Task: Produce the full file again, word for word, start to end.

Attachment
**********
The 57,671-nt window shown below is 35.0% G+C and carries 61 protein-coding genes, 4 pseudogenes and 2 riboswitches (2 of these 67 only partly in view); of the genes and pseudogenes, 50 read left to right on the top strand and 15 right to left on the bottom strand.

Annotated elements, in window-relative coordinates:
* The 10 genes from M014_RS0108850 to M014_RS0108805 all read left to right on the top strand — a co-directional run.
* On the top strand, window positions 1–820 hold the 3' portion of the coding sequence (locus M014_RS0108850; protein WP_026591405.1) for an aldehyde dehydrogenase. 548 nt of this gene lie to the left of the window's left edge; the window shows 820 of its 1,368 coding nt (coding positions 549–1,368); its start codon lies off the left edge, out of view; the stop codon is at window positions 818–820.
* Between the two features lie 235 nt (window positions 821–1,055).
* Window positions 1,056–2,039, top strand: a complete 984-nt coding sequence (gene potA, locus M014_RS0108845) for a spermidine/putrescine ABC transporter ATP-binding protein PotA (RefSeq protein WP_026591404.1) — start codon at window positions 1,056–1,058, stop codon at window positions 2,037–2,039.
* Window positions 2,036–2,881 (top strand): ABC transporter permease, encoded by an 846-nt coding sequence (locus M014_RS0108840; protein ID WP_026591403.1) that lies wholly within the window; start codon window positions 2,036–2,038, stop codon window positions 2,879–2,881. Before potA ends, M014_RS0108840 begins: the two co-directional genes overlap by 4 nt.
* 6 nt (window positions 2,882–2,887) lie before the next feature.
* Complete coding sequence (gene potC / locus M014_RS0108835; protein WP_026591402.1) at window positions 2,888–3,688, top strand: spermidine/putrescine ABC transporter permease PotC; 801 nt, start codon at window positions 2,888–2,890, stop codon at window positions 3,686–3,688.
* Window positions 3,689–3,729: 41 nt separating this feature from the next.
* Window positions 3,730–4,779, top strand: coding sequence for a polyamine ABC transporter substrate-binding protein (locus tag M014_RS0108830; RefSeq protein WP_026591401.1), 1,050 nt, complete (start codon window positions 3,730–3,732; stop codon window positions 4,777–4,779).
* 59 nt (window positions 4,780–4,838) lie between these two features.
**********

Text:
The 57,671-nt window shown below is 35.0% G+C and carries 61 protein-coding genes, 4 pseudogenes and 2 riboswitches (2 of these 67 only partly in view); of the genes and pseudogenes, 50 read left to right on the top strand and 15 right to left on the bottom strand.

Annotated elements, in window-relative coordinates:
* The 10 genes from M014_RS0108850 to M014_RS0108805 all read left to right on the top strand — a co-directional run.
* On the top strand, window positions 1–820 hold the 3' portion of the coding sequence (locus M014_RS0108850; protein WP_026591405.1) for an aldehyde dehydrogenase. 548 nt of this gene lie to the left of the window's left edge; the window shows 820 of its 1,368 coding nt (coding positions 549–1,368); its start codon lies off the left edge, out of view; the stop codon is at window positions 818–820.
* Between the two features lie 235 nt (window positions 821–1,055).
* Window positions 1,056–2,039, top strand: a complete 984-nt coding sequence (gene potA, locus M014_RS0108845) for a spermidine/putrescine ABC transporter ATP-binding protein PotA (RefSeq protein WP_026591404.1) — start codon at window positions 1,056–1,058, stop codon at window positions 2,037–2,039.
* Window positions 2,036–2,881 (top strand): ABC transporter permease, encoded by an 846-nt coding sequence (locus M014_RS0108840; protein ID WP_026591403.1) that lies wholly within the window; start codon window positions 2,036–2,038, stop codon window positions 2,879–2,881. Before potA ends, M014_RS0108840 begins: the two co-directional genes overlap by 4 nt.
* 6 nt (window positions 2,882–2,887) lie before the next feature.
* Complete coding sequence (gene potC / locus M014_RS0108835; protein WP_026591402.1) at window positions 2,888–3,688, top strand: spermidine/putrescine ABC transporter permease PotC; 801 nt, start codon at window positions 2,888–2,890, stop codon at window positions 3,686–3,688.
* Window positions 3,689–3,729: 41 nt separating this feature from the next.
* Window positions 3,730–4,779, top strand: coding sequence for a polyamine ABC transporter substrate-binding protein (locus tag M014_RS0108830; RefSeq protein WP_026591401.1), 1,050 nt, complete (start codon window positions 3,730–3,732; stop codon window positions 4,777–4,779).
* 59 nt (window positions 4,780–4,838) lie between these two features.